How To Calculate Pain And Suffering In California

Updated: Apr 21

How Non-Economic Pain And Suffering Damages Are Calculated In California

If you are experiencing pain and suffering due to someone else's negligence, you might be entitled to compensation for both physical and emotional pain and suffering. Because each personal injury case has its own set of facts and circumstances, pain and suffering assessments and payouts will vary depending on the nature of the event and the severity of the injuries.

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Pain and Suffering Damages: An Overview

Damages in personal injury claims, including pain and suffering, include compensation for having to experience bodily and emotional pain and suffering that you would not have had to go through if the injury accident had never happened.

While there is no exact measurement or standard by which pain and suffering damages are determined, courts typically consider the facts in a personal injury lawsuit to determine what is fair and just in light of the victim's circumstances.

That said, it's best to have a prescreened California Attorney For Personal Injury to help you calculate damages, collect evidence, and submit required paperwork.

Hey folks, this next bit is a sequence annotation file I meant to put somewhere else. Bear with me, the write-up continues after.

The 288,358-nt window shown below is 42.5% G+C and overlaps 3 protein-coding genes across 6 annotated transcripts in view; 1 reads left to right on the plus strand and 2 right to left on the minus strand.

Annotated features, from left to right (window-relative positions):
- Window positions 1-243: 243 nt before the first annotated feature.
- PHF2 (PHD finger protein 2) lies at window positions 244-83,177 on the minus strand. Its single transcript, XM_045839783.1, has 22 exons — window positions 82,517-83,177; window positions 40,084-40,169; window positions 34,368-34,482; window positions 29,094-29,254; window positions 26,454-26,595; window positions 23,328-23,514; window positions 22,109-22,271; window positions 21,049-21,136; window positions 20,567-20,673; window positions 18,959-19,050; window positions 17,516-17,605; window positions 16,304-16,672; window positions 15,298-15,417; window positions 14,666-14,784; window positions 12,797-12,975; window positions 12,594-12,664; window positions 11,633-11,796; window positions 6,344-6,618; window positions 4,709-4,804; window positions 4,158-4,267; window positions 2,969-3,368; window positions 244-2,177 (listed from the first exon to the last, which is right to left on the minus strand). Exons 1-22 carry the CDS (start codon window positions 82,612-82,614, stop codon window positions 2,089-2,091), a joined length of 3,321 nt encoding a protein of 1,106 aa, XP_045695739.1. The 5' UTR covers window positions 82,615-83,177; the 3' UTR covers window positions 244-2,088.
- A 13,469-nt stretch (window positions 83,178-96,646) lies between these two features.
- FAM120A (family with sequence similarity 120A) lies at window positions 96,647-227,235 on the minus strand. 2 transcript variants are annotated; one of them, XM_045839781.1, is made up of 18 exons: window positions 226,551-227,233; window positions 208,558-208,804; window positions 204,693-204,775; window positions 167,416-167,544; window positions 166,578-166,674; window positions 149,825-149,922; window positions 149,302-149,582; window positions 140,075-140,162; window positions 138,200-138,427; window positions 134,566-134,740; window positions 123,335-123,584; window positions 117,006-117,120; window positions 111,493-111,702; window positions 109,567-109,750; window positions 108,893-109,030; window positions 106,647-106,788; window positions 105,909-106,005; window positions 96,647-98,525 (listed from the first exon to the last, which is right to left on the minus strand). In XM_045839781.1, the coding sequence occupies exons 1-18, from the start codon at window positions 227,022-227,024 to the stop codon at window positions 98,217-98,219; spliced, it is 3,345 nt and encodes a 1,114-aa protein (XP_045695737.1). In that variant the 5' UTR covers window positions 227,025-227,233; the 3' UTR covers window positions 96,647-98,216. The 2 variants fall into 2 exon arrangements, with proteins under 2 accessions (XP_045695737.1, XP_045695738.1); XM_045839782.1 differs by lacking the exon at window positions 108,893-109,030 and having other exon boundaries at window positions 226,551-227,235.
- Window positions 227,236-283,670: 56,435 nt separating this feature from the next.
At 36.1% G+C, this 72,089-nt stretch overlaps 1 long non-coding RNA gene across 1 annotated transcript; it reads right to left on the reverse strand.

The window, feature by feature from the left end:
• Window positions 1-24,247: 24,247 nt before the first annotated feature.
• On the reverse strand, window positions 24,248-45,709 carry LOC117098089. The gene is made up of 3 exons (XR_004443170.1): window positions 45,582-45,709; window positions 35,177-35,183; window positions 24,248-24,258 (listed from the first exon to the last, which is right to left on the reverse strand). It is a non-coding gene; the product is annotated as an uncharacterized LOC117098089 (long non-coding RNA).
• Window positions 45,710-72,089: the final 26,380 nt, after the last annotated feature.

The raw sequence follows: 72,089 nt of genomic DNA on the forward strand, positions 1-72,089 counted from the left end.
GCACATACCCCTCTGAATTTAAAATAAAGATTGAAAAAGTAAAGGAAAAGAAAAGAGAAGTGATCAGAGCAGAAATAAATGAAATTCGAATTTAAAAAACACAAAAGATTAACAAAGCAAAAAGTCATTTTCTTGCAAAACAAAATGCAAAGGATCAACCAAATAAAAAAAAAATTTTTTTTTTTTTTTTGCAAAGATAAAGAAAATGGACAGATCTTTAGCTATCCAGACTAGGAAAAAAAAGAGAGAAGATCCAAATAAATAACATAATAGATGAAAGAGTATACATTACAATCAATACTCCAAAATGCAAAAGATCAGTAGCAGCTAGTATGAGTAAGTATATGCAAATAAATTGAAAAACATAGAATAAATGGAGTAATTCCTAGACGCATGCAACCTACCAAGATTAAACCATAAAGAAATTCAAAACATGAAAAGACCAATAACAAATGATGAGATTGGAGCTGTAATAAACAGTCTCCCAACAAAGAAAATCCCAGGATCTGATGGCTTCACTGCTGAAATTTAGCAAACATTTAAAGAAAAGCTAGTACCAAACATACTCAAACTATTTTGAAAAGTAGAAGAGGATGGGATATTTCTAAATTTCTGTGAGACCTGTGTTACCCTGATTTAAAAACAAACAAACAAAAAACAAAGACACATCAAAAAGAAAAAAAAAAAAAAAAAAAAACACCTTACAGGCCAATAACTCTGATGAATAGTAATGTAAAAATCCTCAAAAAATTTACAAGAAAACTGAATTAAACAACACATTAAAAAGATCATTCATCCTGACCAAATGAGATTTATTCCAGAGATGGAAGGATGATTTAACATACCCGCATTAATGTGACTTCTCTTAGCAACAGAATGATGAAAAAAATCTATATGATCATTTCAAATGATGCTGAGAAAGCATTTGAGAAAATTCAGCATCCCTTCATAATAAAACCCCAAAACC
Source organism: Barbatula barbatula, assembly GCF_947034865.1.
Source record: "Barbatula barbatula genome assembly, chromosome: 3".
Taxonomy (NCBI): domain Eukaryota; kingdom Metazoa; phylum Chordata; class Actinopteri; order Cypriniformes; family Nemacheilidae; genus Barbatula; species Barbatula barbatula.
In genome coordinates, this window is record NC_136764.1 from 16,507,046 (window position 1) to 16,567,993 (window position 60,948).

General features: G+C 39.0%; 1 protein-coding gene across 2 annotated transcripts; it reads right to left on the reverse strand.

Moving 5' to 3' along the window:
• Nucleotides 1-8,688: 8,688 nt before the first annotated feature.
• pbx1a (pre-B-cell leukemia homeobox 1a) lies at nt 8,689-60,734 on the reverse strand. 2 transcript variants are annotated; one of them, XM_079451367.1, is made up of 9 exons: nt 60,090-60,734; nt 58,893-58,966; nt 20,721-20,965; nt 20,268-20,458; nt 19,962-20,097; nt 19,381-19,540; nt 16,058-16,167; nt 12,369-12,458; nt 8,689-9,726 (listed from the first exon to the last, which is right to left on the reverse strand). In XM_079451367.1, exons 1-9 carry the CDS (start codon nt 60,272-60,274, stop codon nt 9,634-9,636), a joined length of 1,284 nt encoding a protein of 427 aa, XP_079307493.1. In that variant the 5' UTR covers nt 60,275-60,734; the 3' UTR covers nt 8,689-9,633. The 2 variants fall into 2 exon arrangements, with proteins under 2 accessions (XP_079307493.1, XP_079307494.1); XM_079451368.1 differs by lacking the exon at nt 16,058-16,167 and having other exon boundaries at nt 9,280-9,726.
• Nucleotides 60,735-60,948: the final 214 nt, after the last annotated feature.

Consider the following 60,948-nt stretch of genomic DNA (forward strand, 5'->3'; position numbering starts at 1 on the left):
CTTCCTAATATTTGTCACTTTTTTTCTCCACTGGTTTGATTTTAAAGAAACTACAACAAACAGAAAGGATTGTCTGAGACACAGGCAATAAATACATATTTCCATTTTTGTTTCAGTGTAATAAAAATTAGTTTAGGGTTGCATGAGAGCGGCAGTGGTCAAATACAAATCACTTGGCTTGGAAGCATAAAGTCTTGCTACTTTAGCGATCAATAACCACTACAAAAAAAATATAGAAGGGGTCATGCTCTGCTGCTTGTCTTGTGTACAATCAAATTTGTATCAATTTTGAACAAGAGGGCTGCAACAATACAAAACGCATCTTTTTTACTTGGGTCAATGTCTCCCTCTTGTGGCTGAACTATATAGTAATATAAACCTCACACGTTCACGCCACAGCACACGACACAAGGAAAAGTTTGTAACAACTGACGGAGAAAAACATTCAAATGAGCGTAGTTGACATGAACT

How Pain and Suffering Is Calculated

Each personal injury claim is unique, so the computations for pain and suffering will vary depending on the facts and circumstances. However, in a personal injury case, there are two methods for calculating pain and suffering:

  • Multiplier Method. The multiplier approach is used when the victim's real damages (medical costs, lost income, etc.) total a particular sum and are then multiplied by a figure based on the severity of the injury to get the pain and suffering computation amount. In most cases, the multiplier is between one and five.

  • Per Diem Method. The per diem system involves allocating a specified cash sum to each day between the accident and the victim's maximum medical recovery. "Maximum recovery" refers to when a medical professional believes a victim's condition will not improve.

Aside from the two ways listed above, an insurance company may utilize other methods to calculate pain and suffering.